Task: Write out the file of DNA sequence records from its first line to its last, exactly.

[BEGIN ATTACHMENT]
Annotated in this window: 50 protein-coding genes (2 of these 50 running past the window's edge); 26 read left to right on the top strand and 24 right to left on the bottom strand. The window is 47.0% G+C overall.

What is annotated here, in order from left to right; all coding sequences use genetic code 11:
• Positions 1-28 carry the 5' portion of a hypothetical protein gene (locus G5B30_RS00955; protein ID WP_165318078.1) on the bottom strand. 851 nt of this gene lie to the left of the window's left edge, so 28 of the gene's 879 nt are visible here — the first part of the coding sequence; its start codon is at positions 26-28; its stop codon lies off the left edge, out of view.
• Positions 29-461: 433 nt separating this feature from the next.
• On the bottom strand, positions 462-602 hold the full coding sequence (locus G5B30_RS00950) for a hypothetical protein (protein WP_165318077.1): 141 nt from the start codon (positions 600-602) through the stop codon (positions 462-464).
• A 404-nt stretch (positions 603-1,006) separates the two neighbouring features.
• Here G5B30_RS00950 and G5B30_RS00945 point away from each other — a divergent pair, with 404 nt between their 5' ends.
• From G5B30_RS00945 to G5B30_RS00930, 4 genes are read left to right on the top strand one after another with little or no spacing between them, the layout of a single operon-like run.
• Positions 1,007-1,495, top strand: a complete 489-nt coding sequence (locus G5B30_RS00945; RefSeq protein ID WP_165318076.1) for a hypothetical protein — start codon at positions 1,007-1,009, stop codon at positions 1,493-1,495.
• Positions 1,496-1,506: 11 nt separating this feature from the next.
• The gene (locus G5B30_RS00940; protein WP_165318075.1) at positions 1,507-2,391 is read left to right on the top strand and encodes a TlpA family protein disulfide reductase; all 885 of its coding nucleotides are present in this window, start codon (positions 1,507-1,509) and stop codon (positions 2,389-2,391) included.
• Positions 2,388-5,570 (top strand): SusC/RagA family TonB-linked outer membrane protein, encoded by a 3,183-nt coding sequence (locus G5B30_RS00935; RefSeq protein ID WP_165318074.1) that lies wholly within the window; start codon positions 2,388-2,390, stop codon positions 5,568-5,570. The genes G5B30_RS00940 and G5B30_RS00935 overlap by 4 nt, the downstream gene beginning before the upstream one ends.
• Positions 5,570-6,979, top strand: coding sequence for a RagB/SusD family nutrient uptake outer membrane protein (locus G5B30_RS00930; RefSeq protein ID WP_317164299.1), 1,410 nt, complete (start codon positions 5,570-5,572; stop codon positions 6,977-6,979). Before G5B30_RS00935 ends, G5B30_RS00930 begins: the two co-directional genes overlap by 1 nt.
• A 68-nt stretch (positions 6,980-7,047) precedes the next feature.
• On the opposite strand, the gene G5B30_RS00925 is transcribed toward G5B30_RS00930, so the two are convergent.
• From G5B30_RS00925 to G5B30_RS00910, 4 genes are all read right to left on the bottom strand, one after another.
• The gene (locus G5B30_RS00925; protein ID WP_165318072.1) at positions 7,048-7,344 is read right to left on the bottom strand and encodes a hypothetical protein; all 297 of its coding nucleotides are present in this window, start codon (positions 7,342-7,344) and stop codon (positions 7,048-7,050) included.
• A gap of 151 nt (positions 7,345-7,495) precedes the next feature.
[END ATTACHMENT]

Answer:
Annotated in this window: 50 protein-coding genes (2 of these 50 running past the window's edge); 26 read left to right on the top strand and 24 right to left on the bottom strand. The window is 47.0% G+C overall.

What is annotated here, in order from left to right; all coding sequences use genetic code 11:
• Positions 1-28 carry the 5' portion of a hypothetical protein gene (locus G5B30_RS00955; protein ID WP_165318078.1) on the bottom strand. 851 nt of this gene lie to the left of the window's left edge, so 28 of the gene's 879 nt are visible here — the first part of the coding sequence; its start codon is at positions 26-28; its stop codon lies off the left edge, out of view.
• Positions 29-461: 433 nt separating this feature from the next.
• On the bottom strand, positions 462-602 hold the full coding sequence (locus G5B30_RS00950) for a hypothetical protein (protein WP_165318077.1): 141 nt from the start codon (positions 600-602) through the stop codon (positions 462-464).
• A 404-nt stretch (positions 603-1,006) separates the two neighbouring features.
• Here G5B30_RS00950 and G5B30_RS00945 point away from each other — a divergent pair, with 404 nt between their 5' ends.
• From G5B30_RS00945 to G5B30_RS00930, 4 genes are read left to right on the top strand one after another with little or no spacing between them, the layout of a single operon-like run.
• Positions 1,007-1,495, top strand: a complete 489-nt coding sequence (locus G5B30_RS00945; RefSeq protein ID WP_165318076.1) for a hypothetical protein — start codon at positions 1,007-1,009, stop codon at positions 1,493-1,495.
• Positions 1,496-1,506: 11 nt separating this feature from the next.
• The gene (locus G5B30_RS00940; protein WP_165318075.1) at positions 1,507-2,391 is read left to right on the top strand and encodes a TlpA family protein disulfide reductase; all 885 of its coding nucleotides are present in this window, start codon (positions 1,507-1,509) and stop codon (positions 2,389-2,391) included.
• Positions 2,388-5,570 (top strand): SusC/RagA family TonB-linked outer membrane protein, encoded by a 3,183-nt coding sequence (locus G5B30_RS00935; RefSeq protein ID WP_165318074.1) that lies wholly within the window; start codon positions 2,388-2,390, stop codon positions 5,568-5,570. The genes G5B30_RS00940 and G5B30_RS00935 overlap by 4 nt, the downstream gene beginning before the upstream one ends.
• Positions 5,570-6,979, top strand: coding sequence for a RagB/SusD family nutrient uptake outer membrane protein (locus G5B30_RS00930; RefSeq protein ID WP_317164299.1), 1,410 nt, complete (start codon positions 5,570-5,572; stop codon positions 6,977-6,979). Before G5B30_RS00935 ends, G5B30_RS00930 begins: the two co-directional genes overlap by 1 nt.
• A 68-nt stretch (positions 6,980-7,047) precedes the next feature.
• On the opposite strand, the gene G5B30_RS00925 is transcribed toward G5B30_RS00930, so the two are convergent.
• From G5B30_RS00925 to G5B30_RS00910, 4 genes are all read right to left on the bottom strand, one after another.
• The gene (locus G5B30_RS00925; protein ID WP_165318072.1) at positions 7,048-7,344 is read right to left on the bottom strand and encodes a hypothetical protein; all 297 of its coding nucleotides are present in this window, start codon (positions 7,342-7,344) and stop codon (positions 7,048-7,050) included.
• A gap of 151 nt (positions 7,345-7,495) precedes the next feature.